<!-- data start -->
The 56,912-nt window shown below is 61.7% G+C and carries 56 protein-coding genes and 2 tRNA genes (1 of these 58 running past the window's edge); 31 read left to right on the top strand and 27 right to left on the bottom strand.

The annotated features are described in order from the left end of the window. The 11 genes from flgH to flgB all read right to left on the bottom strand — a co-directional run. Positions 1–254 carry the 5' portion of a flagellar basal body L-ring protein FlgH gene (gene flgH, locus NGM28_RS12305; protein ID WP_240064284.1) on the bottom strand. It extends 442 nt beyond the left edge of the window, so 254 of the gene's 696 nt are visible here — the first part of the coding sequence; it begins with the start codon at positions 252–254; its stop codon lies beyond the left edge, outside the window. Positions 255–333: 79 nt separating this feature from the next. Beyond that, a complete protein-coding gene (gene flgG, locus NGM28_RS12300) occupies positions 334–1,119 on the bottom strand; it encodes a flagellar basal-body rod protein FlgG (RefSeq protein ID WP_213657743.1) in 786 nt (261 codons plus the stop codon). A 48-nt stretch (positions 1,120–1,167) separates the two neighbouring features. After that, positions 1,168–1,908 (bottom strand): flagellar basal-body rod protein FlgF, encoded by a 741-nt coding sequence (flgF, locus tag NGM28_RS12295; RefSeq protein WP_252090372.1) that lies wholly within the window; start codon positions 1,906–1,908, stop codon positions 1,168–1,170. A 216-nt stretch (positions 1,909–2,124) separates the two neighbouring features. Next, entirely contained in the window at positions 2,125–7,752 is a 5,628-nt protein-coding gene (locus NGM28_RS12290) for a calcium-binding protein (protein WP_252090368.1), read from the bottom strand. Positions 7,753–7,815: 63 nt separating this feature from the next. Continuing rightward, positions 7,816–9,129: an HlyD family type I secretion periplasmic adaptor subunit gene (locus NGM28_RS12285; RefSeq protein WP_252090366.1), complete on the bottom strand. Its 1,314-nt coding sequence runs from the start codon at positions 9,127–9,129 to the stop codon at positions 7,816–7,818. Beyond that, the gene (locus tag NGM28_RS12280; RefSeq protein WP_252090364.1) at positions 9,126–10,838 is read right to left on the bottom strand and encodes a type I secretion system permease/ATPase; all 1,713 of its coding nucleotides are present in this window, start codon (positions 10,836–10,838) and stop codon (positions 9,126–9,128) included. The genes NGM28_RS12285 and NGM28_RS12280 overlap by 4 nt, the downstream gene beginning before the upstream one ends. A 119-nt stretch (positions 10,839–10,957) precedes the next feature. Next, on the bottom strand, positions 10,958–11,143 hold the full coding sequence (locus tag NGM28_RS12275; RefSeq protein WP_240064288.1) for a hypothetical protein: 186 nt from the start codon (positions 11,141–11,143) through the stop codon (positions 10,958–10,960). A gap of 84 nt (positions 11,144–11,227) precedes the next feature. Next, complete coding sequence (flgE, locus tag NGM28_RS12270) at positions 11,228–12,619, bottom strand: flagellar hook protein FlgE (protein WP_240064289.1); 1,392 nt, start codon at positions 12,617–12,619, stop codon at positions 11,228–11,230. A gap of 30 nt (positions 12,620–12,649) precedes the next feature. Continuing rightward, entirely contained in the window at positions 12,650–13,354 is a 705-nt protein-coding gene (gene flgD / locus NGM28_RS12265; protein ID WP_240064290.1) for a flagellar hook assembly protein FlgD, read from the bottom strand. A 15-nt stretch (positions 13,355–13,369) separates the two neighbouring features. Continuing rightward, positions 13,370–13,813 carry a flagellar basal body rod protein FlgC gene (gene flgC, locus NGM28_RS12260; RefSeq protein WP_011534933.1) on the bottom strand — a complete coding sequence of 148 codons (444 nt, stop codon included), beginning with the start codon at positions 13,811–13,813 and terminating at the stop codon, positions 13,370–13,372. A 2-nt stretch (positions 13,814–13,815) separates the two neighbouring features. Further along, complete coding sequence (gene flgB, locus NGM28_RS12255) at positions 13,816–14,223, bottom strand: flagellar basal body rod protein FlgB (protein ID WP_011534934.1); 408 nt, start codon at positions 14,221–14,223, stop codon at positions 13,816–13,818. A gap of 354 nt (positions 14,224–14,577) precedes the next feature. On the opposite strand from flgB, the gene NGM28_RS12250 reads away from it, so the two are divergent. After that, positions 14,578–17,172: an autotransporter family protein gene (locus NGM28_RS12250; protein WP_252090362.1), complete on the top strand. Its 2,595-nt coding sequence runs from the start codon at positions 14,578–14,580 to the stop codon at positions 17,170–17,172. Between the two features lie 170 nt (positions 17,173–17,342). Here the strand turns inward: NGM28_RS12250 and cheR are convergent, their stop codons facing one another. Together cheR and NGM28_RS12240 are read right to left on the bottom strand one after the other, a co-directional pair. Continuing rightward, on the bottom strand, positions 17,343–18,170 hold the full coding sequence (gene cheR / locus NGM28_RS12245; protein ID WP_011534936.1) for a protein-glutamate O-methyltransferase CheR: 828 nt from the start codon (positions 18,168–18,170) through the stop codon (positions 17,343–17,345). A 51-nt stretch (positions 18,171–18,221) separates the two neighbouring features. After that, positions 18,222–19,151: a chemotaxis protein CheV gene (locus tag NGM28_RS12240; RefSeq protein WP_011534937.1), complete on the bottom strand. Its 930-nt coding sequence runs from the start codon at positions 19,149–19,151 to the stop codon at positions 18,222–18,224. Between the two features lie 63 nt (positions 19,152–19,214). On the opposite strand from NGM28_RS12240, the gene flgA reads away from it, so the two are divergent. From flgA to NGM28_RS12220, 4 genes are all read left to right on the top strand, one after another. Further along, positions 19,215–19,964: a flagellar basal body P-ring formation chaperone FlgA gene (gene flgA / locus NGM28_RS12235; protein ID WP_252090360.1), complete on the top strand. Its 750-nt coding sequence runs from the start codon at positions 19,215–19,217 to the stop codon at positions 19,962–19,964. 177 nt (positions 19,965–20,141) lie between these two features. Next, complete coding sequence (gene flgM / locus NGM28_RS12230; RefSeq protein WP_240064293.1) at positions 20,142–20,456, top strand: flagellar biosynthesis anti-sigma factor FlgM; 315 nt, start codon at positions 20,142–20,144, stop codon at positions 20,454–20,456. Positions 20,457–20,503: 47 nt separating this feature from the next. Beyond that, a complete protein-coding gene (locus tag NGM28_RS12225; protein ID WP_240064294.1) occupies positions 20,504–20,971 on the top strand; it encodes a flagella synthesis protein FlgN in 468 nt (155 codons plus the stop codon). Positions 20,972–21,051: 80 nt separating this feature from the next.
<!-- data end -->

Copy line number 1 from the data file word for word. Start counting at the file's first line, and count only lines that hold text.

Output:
The 56,912-nt window shown below is 61.7% G+C and carries 56 protein-coding genes and 2 tRNA genes (1 of these 58 running past the window's edge); 31 read left to right on the top strand and 27 right to left on the bottom strand.